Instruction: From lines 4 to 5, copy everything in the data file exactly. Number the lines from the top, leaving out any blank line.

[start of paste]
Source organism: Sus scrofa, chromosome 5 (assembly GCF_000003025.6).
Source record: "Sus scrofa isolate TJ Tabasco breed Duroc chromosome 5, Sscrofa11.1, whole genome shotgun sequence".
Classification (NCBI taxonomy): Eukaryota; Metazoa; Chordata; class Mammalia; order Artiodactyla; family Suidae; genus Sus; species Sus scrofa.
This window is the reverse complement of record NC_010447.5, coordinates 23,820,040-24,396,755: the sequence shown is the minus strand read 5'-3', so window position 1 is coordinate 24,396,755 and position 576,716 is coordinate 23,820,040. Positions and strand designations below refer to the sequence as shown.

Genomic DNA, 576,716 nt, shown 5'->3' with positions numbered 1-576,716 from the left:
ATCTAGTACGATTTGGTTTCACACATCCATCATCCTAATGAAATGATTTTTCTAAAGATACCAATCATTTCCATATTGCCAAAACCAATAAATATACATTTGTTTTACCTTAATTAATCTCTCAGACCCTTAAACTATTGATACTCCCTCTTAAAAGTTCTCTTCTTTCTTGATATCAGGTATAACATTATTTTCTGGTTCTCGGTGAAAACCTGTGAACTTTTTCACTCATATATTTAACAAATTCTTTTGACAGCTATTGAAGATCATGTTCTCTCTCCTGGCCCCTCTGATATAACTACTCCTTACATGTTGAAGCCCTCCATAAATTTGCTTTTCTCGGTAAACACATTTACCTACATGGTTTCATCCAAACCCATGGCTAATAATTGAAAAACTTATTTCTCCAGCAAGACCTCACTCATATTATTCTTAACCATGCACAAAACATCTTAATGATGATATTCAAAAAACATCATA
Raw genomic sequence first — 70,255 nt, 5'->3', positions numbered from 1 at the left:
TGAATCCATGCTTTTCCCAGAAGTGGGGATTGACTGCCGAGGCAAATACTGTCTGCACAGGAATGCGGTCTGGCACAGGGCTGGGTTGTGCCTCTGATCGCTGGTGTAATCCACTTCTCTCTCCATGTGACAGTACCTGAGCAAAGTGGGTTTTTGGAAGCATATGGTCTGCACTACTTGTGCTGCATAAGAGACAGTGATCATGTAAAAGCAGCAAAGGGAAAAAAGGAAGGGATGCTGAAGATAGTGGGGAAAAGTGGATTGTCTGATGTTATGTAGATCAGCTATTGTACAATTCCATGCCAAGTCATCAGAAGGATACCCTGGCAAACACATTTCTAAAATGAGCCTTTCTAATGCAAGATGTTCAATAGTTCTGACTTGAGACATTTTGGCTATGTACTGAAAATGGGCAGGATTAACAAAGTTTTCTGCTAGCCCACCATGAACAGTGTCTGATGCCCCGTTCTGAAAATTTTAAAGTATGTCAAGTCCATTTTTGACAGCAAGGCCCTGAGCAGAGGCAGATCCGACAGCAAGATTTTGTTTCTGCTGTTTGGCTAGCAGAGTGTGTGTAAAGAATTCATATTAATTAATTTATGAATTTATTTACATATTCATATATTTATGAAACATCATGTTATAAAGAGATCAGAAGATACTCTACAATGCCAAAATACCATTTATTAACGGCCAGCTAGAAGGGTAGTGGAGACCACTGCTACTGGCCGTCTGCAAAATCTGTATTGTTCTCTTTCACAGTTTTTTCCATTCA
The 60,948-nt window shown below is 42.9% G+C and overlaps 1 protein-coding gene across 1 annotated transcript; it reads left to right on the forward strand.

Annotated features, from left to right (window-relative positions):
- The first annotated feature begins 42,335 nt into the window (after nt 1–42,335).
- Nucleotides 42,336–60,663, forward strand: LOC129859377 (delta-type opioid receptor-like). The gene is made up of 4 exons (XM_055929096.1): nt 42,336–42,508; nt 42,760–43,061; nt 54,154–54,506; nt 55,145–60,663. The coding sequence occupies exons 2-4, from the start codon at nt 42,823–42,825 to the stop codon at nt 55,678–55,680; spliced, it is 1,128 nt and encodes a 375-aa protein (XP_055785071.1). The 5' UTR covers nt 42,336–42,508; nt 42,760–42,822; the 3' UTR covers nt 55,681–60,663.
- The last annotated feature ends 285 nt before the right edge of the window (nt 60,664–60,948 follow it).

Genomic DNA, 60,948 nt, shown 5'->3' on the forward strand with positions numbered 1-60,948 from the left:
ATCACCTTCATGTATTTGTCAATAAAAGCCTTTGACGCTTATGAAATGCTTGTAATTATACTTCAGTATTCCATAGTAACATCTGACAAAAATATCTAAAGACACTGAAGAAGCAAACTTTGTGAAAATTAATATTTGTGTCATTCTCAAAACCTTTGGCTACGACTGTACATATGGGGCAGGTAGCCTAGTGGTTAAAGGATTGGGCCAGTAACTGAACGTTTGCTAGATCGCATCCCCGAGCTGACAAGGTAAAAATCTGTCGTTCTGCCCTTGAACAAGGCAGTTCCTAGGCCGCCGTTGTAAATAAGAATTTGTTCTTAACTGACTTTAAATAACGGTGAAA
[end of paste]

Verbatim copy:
This window is the reverse complement of record NC_010447.5, coordinates 23,820,040-24,396,755: the sequence shown is the minus strand read 5'-3', so window position 1 is coordinate 24,396,755 and position 576,716 is coordinate 23,820,040. Positions and strand designations below refer to the sequence as shown.

Genomic DNA, 576,716 nt, shown 5'->3' with positions numbered 1-576,716 from the left: